Functional constipation (FC) is very common in children. Approximately a third of these children are unresponsive to conventional treatment. Abnormal rectal function due to increased distensibility (compliance) has been proposed to be an important factor behind treatment resistance in FC. In this study by van den Berg and colleagues, rectal compliance in adolescents with FC (n = 47), patients who had recovered successfully from FC (n = 20) and healthy volunteers (n = 22) were compared. Patients with FC had higher rectal compliance than both patients who had recovered from FC and healthy volunteers (see fig). Patients who had recovered from FC had higher compliance than healthy volunteers despite the fact that they had been free of symptoms for at least 4 years and 45% still had abnormal rectal compliance (>95th percentile in healthy volunteers); 75% of patients with FC had abnormal rectal compliance. This study shows that increased rectal compliance is common in patients with FC but its role in treatment-refractory FC seems limited as complete recovery is possible despite increased rectal compliance.
See pages 10.1136/gut.2007.125690
BRADYKININ B1 RECEPTORS—AN IMPORTANT SPASMOGEN IN THE HUMAN GALLBLADDER—IS UPREGULATED IN ACUTE CHOLECYSTITIS
Severe pain is a key symptom in acute cholecystitis. Spasms, produced by gallbladder smooth muscle contractions in order to expel stones, are proposed to greatly contribute to pain in patients with cholecystitis. Antagonising these contractions, therefore, seems to be a logical treatment alternative for biliary colic. Recently, bradykinin B2 receptors have been demonstrated in the human gallbladder and activation of the receptors leads to contractions, especially in acute cholecystitis. In the study by Andre and coworkers, the role of bradykinin B1 receptors in the control of contractions in normal and inflamed human gallbladder was evaluated. Lys-Des-Arg9-bradykinin, a selective B1 receptor agonist, dose-dependently contracted strips from normal gallbladders but its effect was even more pronounced in inflamed gallbladders (see fig). The effect was reduced by a selective B1 receptor antagonist but not by antagonism of bradykinin B2 or tachykinin receptors, atropine or indomethacin. Moreover, B1 receptor mRNA levels were clearly higher in cholecystitis smooth muscle specimens than in control tissues. Based on these findings, antagonists of bradykinin B1 receptors seems to be a potential treatment option to control pain in acute cholecystitis.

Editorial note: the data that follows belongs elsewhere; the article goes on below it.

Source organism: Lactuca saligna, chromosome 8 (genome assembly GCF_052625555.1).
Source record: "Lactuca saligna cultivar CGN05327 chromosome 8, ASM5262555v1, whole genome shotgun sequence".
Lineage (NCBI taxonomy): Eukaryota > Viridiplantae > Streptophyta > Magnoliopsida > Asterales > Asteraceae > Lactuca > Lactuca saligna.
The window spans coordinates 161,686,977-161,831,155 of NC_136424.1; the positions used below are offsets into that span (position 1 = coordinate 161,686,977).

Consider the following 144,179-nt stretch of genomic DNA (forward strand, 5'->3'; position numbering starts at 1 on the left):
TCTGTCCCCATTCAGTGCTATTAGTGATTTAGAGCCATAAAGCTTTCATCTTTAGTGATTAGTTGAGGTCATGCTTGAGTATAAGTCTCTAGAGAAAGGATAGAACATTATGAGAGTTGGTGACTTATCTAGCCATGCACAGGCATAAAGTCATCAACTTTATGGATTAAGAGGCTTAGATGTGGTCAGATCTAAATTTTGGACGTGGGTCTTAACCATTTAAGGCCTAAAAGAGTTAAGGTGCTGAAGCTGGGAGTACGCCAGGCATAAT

See pages 10.1136/gut.2006.103200
INHIBITORY EFFECTS OF OXIDISED LIPIDS IN PANCREATITIS-ASSOCIATED ASCITIC FLUID ON PPARγ ANTI-INFLAMMATORY EFFECTS
Acute pancreatitis is associated with severe systemic features including shock and renal, respiratory and hepatic failure, which are thought in part to be due to an excess of inflammatory cytokines. Some studies have suggested that pancreatitis-associated ascitic fluid (PAAF) is an important part of the inflammatory process. Release of lipolytic pancreatic enzymes into the peritoneal cavity generates high local concentrations of free fatty acids as peritoneal fat undergoes autodigestion. The study by Gutierrez and coauthors examines the lipid fraction of PAAF in rats in which pancreatitis was induced by intraductal administration of bile acids. High levels of lipid peroxidation were observed in PAAF but not in white adipose tissue in either controls or in those with acute pancreatitis. The lipid fraction of PAAF induced cellular toxicity. Furthermore, when macrophages were treated with PAAF this inhibited the anti-inflammatory effect of the peroxisome proliferator-activated receptor (PPAR) γ agonist 15-deoxy-prostaglandinJ2, as seen by increased tumour necrosis factor α mRNA levels (see fig, right hand column). PAAF also impaired the binding of PPARγ with DNA which normally induces an anti-inflammatory effect. This interference with these endogenous anti-inflammatory mechanisms may result in an exacerbation of the systemic inflammatory response observed during severe acute pancreatitis and could be a treatment target.
See pages 10.1136/gut.2007.127472